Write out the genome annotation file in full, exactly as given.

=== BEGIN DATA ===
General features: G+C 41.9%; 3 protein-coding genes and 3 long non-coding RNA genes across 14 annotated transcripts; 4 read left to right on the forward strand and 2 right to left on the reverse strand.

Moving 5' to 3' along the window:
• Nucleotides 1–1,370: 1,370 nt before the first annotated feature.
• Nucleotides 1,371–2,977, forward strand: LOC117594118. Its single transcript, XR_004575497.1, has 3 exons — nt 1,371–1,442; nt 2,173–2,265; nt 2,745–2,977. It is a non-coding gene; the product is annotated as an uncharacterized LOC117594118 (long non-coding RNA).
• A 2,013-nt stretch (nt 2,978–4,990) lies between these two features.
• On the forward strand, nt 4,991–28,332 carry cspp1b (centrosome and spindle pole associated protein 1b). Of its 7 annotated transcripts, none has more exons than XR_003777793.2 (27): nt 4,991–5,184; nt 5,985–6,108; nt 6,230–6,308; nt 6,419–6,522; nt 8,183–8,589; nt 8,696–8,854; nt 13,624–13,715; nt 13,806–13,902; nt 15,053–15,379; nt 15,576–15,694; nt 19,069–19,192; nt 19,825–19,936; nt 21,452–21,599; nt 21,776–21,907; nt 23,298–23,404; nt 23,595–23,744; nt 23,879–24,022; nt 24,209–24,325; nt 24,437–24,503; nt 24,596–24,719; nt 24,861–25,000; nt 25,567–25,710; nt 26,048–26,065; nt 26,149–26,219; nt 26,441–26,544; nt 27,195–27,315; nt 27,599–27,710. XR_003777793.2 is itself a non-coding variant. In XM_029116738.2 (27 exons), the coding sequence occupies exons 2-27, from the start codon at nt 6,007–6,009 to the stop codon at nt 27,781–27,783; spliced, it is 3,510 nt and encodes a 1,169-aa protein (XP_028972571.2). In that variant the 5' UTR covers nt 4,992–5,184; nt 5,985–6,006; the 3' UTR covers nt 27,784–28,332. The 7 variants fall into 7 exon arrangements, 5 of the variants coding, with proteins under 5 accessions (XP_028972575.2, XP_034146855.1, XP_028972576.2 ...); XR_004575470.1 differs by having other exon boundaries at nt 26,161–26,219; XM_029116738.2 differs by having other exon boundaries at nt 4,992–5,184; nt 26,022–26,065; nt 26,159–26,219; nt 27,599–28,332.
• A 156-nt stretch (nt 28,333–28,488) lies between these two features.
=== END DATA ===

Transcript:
General features: G+C 41.9%; 3 protein-coding genes and 3 long non-coding RNA genes across 14 annotated transcripts; 4 read left to right on the forward strand and 2 right to left on the reverse strand.

Moving 5' to 3' along the window:
• Nucleotides 1–1,370: 1,370 nt before the first annotated feature.
• Nucleotides 1,371–2,977, forward strand: LOC117594118. Its single transcript, XR_004575497.1, has 3 exons — nt 1,371–1,442; nt 2,173–2,265; nt 2,745–2,977. It is a non-coding gene; the product is annotated as an uncharacterized LOC117594118 (long non-coding RNA).
• A 2,013-nt stretch (nt 2,978–4,990) lies between these two features.
• On the forward strand, nt 4,991–28,332 carry cspp1b (centrosome and spindle pole associated protein 1b). Of its 7 annotated transcripts, none has more exons than XR_003777793.2 (27): nt 4,991–5,184; nt 5,985–6,108; nt 6,230–6,308; nt 6,419–6,522; nt 8,183–8,589; nt 8,696–8,854; nt 13,624–13,715; nt 13,806–13,902; nt 15,053–15,379; nt 15,576–15,694; nt 19,069–19,192; nt 19,825–19,936; nt 21,452–21,599; nt 21,776–21,907; nt 23,298–23,404; nt 23,595–23,744; nt 23,879–24,022; nt 24,209–24,325; nt 24,437–24,503; nt 24,596–24,719; nt 24,861–25,000; nt 25,567–25,710; nt 26,048–26,065; nt 26,149–26,219; nt 26,441–26,544; nt 27,195–27,315; nt 27,599–27,710. XR_003777793.2 is itself a non-coding variant. In XM_029116738.2 (27 exons), the coding sequence occupies exons 2-27, from the start codon at nt 6,007–6,009 to the stop codon at nt 27,781–27,783; spliced, it is 3,510 nt and encodes a 1,169-aa protein (XP_028972571.2). In that variant the 5' UTR covers nt 4,992–5,184; nt 5,985–6,006; the 3' UTR covers nt 27,784–28,332. The 7 variants fall into 7 exon arrangements, 5 of the variants coding, with proteins under 5 accessions (XP_028972575.2, XP_034146855.1, XP_028972576.2 ...); XR_004575470.1 differs by having other exon boundaries at nt 26,161–26,219; XM_029116738.2 differs by having other exon boundaries at nt 4,992–5,184; nt 26,022–26,065; nt 26,159–26,219; nt 27,599–28,332.
• A 156-nt stretch (nt 28,333–28,488) lies between these two features.